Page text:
Everybody loves community, or they say they do at least. We live in a land that is parched of the life-giving water of friendship and stripped bare of many of the settings that used to make this easy for people.
Robert Nisbet in his book The Quest for Community argues that what he calls a strong associational life that would have been found in the eighteenth and nineteenth centuries in the home, the village, and the church has been slowly replaced by a weak associational life. His examples for weaker associations are the union, the workplace, the political party, and the state.
To put it in language we’re familiar with, the settings that used to provide the ability for community to grow have changed and morphed over time, but these newer settings provide a thinner context for bonds between people to grow.
Or think of this way, where do people make their friends? Compared with a century or two ago the settings we have for making friendships that are strong and lasting are not as good at that as they used to be.
He was writing in 1952. Unions and political parties do not have the strength that they used to, and our connections to the state have weakened in the last fifty years. Bonds formed in the workplace are probably still as strong, or at least they were pre-pandemic. The rise of remote-working, which is here to stay at least short-term, also reduces the way the workplace can form these associational bonds.
The western workplace, especially for so-called knowledge-workers in office jobs who make up around a third of the workforce in WEIRD nations, is ephemeral. We do stuff on computers that has weak connections to physical things. I’m not sure that’s bad in and of itself, but it does tell us a story about ourselves—that everything is ephemeral, if you’ll forgive me to quote Marx out of context, that everything that is solid melts into air—which I think makes physical community more difficult. Even the way that the annual appraisal process in so many workplaces suggests that only this year matters truncates our view of reality—we then treat our relationships the same way.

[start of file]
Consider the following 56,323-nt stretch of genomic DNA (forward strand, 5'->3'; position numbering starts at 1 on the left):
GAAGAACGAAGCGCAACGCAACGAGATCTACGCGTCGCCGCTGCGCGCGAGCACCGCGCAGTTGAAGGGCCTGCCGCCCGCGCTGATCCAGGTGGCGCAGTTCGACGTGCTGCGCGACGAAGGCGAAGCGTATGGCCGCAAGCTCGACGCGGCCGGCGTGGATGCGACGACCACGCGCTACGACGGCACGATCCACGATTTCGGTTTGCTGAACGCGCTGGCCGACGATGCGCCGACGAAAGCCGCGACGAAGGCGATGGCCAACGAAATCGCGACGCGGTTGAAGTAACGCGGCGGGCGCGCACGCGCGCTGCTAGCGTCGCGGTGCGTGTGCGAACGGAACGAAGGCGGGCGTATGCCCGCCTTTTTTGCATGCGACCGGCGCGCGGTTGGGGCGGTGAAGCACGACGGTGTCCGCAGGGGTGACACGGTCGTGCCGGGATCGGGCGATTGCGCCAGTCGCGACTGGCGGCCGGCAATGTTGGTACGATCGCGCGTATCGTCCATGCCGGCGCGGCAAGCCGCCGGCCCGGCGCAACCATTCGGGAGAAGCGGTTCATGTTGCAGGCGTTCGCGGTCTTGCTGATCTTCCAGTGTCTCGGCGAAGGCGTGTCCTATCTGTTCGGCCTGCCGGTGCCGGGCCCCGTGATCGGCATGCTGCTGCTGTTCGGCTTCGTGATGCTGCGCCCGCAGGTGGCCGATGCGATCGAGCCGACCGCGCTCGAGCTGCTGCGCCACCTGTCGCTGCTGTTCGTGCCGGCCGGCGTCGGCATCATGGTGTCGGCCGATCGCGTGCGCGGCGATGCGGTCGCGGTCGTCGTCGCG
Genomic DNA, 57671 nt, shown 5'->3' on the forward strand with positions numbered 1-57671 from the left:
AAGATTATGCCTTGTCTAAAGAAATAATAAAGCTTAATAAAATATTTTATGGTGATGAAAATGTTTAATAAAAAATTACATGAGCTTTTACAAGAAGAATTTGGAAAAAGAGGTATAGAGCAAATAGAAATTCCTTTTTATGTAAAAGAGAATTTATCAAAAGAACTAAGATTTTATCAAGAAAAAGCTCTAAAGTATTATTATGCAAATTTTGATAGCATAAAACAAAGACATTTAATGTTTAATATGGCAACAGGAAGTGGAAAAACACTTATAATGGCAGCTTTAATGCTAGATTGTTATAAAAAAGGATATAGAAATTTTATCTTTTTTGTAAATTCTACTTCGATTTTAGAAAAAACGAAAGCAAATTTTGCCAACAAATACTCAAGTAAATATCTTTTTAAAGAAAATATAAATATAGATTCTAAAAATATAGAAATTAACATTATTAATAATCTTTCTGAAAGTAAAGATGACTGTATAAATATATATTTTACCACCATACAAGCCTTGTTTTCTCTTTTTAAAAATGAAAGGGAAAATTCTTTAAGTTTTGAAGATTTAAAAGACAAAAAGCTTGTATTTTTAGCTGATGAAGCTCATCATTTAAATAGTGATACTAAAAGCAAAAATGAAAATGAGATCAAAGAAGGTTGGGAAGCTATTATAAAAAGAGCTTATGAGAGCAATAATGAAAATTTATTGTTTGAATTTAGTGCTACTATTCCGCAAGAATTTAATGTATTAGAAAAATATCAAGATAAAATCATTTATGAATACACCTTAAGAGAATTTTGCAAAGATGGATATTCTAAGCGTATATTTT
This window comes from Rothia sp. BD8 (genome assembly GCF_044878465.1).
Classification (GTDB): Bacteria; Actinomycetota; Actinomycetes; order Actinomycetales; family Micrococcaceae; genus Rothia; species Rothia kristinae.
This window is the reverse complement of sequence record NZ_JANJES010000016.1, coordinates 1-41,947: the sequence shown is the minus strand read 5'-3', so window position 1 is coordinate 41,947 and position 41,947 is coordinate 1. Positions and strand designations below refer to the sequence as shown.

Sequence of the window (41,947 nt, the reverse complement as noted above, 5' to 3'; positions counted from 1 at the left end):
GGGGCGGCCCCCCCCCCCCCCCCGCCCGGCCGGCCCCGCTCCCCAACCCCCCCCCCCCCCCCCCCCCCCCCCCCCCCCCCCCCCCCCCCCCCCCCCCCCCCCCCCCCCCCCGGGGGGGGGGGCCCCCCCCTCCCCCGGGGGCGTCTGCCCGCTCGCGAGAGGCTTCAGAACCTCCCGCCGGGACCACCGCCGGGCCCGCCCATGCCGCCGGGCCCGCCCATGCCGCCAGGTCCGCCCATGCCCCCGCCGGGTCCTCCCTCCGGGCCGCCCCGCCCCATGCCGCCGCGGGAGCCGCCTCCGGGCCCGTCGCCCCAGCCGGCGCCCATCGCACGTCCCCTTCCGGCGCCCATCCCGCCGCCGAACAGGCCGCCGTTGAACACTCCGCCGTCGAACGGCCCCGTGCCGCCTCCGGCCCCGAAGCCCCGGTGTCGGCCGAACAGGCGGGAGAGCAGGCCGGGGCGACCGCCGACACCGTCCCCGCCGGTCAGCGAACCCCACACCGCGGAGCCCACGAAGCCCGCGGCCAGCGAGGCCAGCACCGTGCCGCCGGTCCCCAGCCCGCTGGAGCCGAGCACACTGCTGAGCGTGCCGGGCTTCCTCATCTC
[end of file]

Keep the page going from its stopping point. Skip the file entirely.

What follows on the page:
Perhaps if he was writing now, Nisbet might include the Facebook page, the Discord server, and the MMO. Which, because they’re disembodied, are forms of ‘weak associational life.’
I think this sort of thing should concern the church. Not least because it sounds remarkably like C. S. Lewis’ vision of Hell in The Great Divorce where everyone is constantly drifting apart over the millennia.
It’s not good for us as a society, for all we don’t need to go backwards, we will need to strengthen community settings if we want our communities to flourish. The church is, of course, well positioned to do something about this. Community is something we can offer, though we struggle to convince most people they need it.
We will need innovative ideas to foster this kind of community in our neighbourhoods. Here’s my biggest concern though: I’m not sure most churches are doing all that well at being centres of strong associational ties, at producing rich and enduring community. I’m sure that some are, and I’m sure that a much wider group of churches are doing so for some amongst them.